Some states offer full credit on your taxes for any tuition expenses paid out. This includes colleges, universities, or vocational schools within that state during this past calendar year. They must be attended by yourself, spouse, children, or grandchildren before December 31st each year. 

Tax Relief for Property Tax 

If you own real estate, then there may be an exemption program available. Local jurisdictions may not charge property taxes annually because of low-income levels relative to their total asset value. Contact them directly to find out more about these programs in place in your area.

How to Remove Penalties With the IRS

You can contact the IRS directly. Discuss your situation and see what you need to do in order for them to remove penalties. This is helpful if you are working on getting back into good standing with the Internal Revenue Service. You may have simply fallen behind over time due to financial hardships that may be affecting your compliance status.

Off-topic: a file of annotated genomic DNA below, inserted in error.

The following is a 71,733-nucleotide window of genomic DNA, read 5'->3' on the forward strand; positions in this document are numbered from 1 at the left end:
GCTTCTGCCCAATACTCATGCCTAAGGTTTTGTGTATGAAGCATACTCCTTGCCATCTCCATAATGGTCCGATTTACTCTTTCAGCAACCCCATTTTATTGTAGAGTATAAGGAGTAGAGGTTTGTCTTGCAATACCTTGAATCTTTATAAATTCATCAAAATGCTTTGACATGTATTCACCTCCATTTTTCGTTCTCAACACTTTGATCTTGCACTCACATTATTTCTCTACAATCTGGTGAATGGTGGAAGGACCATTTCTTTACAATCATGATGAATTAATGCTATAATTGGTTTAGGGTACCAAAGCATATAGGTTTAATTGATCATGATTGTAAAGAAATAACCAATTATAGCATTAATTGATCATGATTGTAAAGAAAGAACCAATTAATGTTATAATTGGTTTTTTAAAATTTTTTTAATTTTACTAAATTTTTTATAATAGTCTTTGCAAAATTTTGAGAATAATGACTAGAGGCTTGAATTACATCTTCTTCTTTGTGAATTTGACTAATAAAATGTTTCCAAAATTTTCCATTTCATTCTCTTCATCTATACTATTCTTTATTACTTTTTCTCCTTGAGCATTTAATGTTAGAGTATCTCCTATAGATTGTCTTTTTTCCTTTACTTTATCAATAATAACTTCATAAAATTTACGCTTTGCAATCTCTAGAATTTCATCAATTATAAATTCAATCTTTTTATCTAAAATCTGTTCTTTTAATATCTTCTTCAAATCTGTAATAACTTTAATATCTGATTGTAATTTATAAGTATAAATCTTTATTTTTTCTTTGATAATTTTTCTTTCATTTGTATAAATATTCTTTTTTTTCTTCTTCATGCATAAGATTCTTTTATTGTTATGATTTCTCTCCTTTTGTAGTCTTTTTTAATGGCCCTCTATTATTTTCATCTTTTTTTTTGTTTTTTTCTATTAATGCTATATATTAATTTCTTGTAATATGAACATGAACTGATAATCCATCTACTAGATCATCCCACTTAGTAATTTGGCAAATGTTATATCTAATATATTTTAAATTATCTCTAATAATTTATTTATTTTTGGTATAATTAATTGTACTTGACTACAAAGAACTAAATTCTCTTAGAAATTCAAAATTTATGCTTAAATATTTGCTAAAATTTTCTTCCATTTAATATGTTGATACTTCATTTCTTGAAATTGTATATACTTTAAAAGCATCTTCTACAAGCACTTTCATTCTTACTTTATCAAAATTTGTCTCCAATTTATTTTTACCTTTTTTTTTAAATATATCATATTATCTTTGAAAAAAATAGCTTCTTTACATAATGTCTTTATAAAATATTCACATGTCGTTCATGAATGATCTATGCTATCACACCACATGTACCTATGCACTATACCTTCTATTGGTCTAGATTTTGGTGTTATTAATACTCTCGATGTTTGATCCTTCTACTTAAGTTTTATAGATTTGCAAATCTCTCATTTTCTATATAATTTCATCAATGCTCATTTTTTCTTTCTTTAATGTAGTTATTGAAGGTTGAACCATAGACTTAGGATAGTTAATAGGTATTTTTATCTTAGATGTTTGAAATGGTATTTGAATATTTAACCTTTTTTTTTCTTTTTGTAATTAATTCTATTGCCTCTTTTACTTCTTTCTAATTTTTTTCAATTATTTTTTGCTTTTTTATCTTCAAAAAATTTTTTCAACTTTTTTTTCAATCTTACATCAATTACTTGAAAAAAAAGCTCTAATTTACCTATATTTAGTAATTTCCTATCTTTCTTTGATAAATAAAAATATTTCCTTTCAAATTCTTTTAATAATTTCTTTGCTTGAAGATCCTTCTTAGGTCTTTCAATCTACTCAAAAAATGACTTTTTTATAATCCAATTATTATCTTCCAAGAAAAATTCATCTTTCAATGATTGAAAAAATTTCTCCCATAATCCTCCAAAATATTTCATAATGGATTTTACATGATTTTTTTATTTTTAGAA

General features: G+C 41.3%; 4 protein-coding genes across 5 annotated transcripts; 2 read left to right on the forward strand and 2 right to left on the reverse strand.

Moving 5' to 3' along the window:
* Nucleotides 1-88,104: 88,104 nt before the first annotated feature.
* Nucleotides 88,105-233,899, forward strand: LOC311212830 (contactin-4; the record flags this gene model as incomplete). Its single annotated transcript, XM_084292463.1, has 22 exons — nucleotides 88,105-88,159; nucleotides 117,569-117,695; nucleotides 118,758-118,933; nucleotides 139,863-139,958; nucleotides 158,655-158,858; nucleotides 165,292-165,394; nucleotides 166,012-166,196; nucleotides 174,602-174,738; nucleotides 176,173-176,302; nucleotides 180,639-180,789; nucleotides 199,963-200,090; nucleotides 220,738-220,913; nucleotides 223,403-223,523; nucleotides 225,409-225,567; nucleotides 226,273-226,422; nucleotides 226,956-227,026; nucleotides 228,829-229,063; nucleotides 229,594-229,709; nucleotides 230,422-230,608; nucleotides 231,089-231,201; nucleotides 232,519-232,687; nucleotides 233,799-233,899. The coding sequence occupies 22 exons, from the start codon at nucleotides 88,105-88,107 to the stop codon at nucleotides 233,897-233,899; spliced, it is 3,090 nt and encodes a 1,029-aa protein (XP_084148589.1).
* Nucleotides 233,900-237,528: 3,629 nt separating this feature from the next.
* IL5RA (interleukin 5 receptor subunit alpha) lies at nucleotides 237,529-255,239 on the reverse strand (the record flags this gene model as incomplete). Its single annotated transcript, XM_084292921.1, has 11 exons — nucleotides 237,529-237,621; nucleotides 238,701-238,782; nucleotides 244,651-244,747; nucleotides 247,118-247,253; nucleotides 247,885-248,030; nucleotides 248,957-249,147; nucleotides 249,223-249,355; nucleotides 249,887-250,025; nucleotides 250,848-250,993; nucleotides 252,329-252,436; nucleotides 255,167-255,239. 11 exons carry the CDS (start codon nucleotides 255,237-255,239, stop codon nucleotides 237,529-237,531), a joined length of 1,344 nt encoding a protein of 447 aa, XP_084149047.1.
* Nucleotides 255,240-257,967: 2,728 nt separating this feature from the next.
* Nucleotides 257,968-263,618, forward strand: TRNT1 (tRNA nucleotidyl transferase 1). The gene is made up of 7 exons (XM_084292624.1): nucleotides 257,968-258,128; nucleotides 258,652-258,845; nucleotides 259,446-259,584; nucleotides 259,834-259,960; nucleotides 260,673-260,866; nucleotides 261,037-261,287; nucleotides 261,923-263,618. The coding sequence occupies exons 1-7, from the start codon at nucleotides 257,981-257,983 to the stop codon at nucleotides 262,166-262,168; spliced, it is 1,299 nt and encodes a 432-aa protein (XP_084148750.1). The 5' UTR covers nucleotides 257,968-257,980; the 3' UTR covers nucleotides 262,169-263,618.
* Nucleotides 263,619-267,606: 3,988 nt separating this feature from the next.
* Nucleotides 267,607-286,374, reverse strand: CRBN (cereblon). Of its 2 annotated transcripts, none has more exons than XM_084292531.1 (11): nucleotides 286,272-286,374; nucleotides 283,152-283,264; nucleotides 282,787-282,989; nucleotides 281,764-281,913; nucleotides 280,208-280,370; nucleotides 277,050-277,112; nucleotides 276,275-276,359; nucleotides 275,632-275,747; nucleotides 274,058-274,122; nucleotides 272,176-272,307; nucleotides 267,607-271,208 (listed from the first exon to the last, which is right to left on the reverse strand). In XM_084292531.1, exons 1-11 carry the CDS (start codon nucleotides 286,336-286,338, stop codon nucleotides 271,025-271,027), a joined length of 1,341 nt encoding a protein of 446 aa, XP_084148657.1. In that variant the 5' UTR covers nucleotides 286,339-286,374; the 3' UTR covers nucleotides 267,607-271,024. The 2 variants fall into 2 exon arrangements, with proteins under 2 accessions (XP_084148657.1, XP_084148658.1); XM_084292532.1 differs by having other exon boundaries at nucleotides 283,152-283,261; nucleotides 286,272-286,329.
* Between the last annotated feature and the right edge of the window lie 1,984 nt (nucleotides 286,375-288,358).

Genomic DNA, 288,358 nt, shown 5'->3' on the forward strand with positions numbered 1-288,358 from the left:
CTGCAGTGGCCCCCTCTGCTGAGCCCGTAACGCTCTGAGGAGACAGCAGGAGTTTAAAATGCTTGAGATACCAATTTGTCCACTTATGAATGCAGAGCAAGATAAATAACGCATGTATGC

Do not be afraid to talk to IRS representatives. They are interested in helping you find tax debt relief and resolve any issues with tax debt.

Installment Agreement

Most people who owe taxes don’t know that they qualify for an Installment Agreement. This is a payment plan where you pay off what you owe monthly instead of all at once. To set up this arrangement, it’s best to call their customer service department. They can explain how much money each month will go towards paying down interest charges as well as past due amounts owed.

They can accomplish an installment arrangement online on the official IRS website. Also, you can write a letter with your offer for an installment arrangement. It’s important not to miss any of these payments, otherwise, you will be responsible for additional penalties and fees.

Consider An Offer in Compromise

If your financial situation is not improving or if you do not have a steady source of income to rely on each month, then the next step would be to consider an offer in compromise. This means that they can settle what you owe for less than it’s worth – as long as the Internal Revenue Service thinks it’s fair based on your circumstances. In some cases, this could mean paying nothing back at all!